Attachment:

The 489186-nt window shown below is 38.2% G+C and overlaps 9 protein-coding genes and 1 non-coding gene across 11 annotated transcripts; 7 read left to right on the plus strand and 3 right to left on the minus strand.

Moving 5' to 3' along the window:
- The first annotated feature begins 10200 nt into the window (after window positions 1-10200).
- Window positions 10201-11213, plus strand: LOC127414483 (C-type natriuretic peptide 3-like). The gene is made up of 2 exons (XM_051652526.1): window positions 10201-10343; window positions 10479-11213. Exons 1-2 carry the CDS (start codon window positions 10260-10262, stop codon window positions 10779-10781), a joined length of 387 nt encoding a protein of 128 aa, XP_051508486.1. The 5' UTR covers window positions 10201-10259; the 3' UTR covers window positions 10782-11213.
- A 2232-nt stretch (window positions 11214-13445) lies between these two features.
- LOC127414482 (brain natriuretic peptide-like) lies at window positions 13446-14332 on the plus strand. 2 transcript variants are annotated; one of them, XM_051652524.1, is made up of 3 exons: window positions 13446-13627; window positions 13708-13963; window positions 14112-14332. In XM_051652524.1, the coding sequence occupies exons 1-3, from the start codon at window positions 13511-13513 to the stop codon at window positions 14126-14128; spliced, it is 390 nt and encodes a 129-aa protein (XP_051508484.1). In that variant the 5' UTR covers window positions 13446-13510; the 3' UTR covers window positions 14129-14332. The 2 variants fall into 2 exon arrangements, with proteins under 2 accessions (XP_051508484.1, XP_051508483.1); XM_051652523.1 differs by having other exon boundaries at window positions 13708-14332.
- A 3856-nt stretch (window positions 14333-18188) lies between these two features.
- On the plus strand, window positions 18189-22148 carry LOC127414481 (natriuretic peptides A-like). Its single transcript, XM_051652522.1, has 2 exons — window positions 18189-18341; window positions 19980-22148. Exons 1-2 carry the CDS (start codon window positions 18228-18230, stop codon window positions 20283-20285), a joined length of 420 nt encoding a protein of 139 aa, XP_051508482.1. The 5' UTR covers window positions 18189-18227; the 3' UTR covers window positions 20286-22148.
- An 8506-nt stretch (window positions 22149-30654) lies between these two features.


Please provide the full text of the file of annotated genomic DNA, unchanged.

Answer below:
The 489186-nt window shown below is 38.2% G+C and overlaps 9 protein-coding genes and 1 non-coding gene across 11 annotated transcripts; 7 read left to right on the plus strand and 3 right to left on the minus strand.

Moving 5' to 3' along the window:
- The first annotated feature begins 10200 nt into the window (after window positions 1-10200).
- Window positions 10201-11213, plus strand: LOC127414483 (C-type natriuretic peptide 3-like). The gene is made up of 2 exons (XM_051652526.1): window positions 10201-10343; window positions 10479-11213. Exons 1-2 carry the CDS (start codon window positions 10260-10262, stop codon window positions 10779-10781), a joined length of 387 nt encoding a protein of 128 aa, XP_051508486.1. The 5' UTR covers window positions 10201-10259; the 3' UTR covers window positions 10782-11213.
- A 2232-nt stretch (window positions 11214-13445) lies between these two features.
- LOC127414482 (brain natriuretic peptide-like) lies at window positions 13446-14332 on the plus strand. 2 transcript variants are annotated; one of them, XM_051652524.1, is made up of 3 exons: window positions 13446-13627; window positions 13708-13963; window positions 14112-14332. In XM_051652524.1, the coding sequence occupies exons 1-3, from the start codon at window positions 13511-13513 to the stop codon at window positions 14126-14128; spliced, it is 390 nt and encodes a 129-aa protein (XP_051508484.1). In that variant the 5' UTR covers window positions 13446-13510; the 3' UTR covers window positions 14129-14332. The 2 variants fall into 2 exon arrangements, with proteins under 2 accessions (XP_051508484.1, XP_051508483.1); XM_051652523.1 differs by having other exon boundaries at window positions 13708-14332.
- A 3856-nt stretch (window positions 14333-18188) lies between these two features.
- On the plus strand, window positions 18189-22148 carry LOC127414481 (natriuretic peptides A-like). Its single transcript, XM_051652522.1, has 2 exons — window positions 18189-18341; window positions 19980-22148. Exons 1-2 carry the CDS (start codon window positions 18228-18230, stop codon window positions 20283-20285), a joined length of 420 nt encoding a protein of 139 aa, XP_051508482.1. The 5' UTR covers window positions 18189-18227; the 3' UTR covers window positions 20286-22148.
- An 8506-nt stretch (window positions 22149-30654) lies between these two features.